24 March 12 | Chad W. Post | Comments

As with years past, we’re going to spend the next three weeks highlighting the rest of the 25 titles on the BTBA fiction longlist. We’ll have a variety of guests writing these posts, all of which are centered around the question of “Why This Book Should Win.” Hopefully these are funny, accidental, entertaining, and informative posts that prompt you to read at least a few of these excellent works.

Click here for all past and future posts in this series.

Seven Years by Peter Stamm, translated by Michael Hofmann

Language: German
Country: Switzerland
Publisher: Other Press

Why this book should win: Dismantled relationships FTW!

Today’s post is by Tom Flynn, bookseller and events coordinator at Seminary Co-Op in Chicago.

Let’s get this bit out of the way first: Peter Stamm’s Seven Years is not a terribly pleasant novel. The characters—particularly the narrator, Alexander—are deeply flawed people who probably would have done better in their fictional lives had they never encountered one or another or, after meeting, run in opposite directions. But it is also an engrossing read with direct, clear prose that engages and eggs the reader on.

Alexander is a German architecture student who, at the end of his final year of school, becomes involved with a Polish woman, Ivona, whom he does not much like. She does not engage him intellectually, he finds her unattractive, and he feels her to be beneath him socially. Yet he finds himself unable to stop seeing her. While this is going on, he begins a relationship with a fellow student, Sonia, who possesses an ambition and drive completely absent from Alex. Sonia and Alex marry and open a firm but after several years (the seven year itch that the title can, perhaps, be understood to reference) of marriage Ivona reappears in his life and he takes up with her once again. The effect of this affair eventually lays bare the weakness of his and Sonia’s relationship, which, despite its solid presentation at the beginning of the novel, is doomed to crumble around them.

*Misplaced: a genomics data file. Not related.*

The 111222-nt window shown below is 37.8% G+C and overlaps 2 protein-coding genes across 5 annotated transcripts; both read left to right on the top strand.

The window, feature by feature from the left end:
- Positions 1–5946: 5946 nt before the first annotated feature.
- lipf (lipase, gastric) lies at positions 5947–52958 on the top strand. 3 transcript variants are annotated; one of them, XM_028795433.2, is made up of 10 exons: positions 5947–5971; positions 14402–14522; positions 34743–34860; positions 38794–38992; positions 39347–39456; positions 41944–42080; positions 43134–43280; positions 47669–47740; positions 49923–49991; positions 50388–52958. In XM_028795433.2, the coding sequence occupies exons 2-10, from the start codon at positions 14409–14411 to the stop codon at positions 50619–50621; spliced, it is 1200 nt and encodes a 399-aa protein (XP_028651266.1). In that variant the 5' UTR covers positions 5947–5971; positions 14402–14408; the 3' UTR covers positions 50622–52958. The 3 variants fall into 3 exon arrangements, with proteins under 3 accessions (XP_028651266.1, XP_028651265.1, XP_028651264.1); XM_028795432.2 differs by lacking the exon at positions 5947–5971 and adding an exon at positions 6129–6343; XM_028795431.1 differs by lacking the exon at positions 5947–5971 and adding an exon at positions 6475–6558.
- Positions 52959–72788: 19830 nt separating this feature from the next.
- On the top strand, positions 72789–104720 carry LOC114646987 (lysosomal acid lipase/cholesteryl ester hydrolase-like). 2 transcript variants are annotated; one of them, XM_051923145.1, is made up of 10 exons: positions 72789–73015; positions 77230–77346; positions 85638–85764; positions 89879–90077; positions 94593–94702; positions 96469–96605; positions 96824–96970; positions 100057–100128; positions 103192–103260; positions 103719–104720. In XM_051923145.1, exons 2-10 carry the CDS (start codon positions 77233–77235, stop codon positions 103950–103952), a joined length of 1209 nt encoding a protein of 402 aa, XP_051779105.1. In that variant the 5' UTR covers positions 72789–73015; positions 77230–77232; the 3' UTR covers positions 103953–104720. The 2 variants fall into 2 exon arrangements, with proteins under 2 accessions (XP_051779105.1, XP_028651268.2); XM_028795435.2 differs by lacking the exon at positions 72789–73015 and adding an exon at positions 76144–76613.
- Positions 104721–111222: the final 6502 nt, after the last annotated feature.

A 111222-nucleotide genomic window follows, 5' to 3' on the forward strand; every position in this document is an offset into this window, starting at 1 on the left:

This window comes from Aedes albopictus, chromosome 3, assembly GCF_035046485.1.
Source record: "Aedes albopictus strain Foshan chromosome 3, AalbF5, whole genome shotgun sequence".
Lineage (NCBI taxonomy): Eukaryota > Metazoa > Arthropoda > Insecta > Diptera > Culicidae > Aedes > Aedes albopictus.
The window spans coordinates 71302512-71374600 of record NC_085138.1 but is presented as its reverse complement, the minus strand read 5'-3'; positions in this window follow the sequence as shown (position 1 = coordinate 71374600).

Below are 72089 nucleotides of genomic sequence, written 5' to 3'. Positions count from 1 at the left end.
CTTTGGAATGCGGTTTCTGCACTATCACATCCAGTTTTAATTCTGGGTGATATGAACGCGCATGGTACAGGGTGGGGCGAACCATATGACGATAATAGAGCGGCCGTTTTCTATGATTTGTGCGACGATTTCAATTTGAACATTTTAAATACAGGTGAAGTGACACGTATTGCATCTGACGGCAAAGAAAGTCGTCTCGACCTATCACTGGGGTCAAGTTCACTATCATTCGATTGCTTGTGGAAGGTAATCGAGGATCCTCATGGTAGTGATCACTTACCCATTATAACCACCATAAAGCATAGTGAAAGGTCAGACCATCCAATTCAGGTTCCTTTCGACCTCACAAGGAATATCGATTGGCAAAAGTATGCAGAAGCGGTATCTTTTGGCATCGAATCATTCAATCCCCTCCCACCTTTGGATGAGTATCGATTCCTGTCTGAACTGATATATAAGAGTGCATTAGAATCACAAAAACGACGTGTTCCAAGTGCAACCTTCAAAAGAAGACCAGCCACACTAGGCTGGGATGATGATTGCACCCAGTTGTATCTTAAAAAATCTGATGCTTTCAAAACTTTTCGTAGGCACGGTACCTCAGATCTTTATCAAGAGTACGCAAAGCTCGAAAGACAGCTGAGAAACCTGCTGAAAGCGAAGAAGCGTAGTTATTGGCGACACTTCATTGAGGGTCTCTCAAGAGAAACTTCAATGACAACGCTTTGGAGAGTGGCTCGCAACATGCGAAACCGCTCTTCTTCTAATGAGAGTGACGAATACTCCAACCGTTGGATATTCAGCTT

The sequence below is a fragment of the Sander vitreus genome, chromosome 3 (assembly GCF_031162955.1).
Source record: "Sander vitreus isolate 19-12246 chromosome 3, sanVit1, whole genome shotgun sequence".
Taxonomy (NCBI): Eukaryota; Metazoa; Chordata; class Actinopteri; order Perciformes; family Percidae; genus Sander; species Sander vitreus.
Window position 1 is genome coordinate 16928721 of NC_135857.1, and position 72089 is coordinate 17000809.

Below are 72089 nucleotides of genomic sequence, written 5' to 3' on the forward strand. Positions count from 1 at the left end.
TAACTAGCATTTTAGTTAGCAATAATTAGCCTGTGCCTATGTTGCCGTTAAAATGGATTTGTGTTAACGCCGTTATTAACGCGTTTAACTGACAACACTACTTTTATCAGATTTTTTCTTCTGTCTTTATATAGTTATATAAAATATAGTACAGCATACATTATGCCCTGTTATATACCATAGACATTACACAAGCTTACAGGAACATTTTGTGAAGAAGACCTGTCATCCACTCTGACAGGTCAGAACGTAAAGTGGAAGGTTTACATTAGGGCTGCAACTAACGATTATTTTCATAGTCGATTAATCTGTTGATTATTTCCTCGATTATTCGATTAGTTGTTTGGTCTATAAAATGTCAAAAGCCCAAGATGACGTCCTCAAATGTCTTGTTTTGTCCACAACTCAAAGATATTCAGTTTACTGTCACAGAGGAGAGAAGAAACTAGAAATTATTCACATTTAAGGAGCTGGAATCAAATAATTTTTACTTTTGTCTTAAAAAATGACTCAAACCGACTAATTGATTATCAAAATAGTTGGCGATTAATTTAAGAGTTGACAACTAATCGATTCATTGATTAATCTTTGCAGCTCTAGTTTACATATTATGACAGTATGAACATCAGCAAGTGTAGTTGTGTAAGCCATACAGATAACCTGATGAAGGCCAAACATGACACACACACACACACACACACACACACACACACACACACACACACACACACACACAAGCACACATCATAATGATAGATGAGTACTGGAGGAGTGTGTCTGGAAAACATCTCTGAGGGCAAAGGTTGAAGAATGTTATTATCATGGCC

Architecture and its various metaphors prove an apt vehicle for exploring Sonia, Alex, and Ivona’s movement through life. Sonia wishes to build socially conscious structures that work toward the creation and fulfillment of an ideal human. She has very firm ideas on the type of life she and Alex ought to lead: their work, home, and family life are all clearly laid out. Alex, for his part, finds himself happiest designing buildings he can never build, nor wants to construct; he would rather explore space on the page than express it in the world what with all the compromises that accompany such efforts. He allows others to determine the shape and course of his life, effectively drifting from one event to the next. And Ivona is simply a dweller, moving from one small, unpleasant residence to the next with little regard for how much smaller the physical space she inhabits becomes along the way. Instead, she carves out a world within that houses her love—her mania, really—for Alex and Alex alone.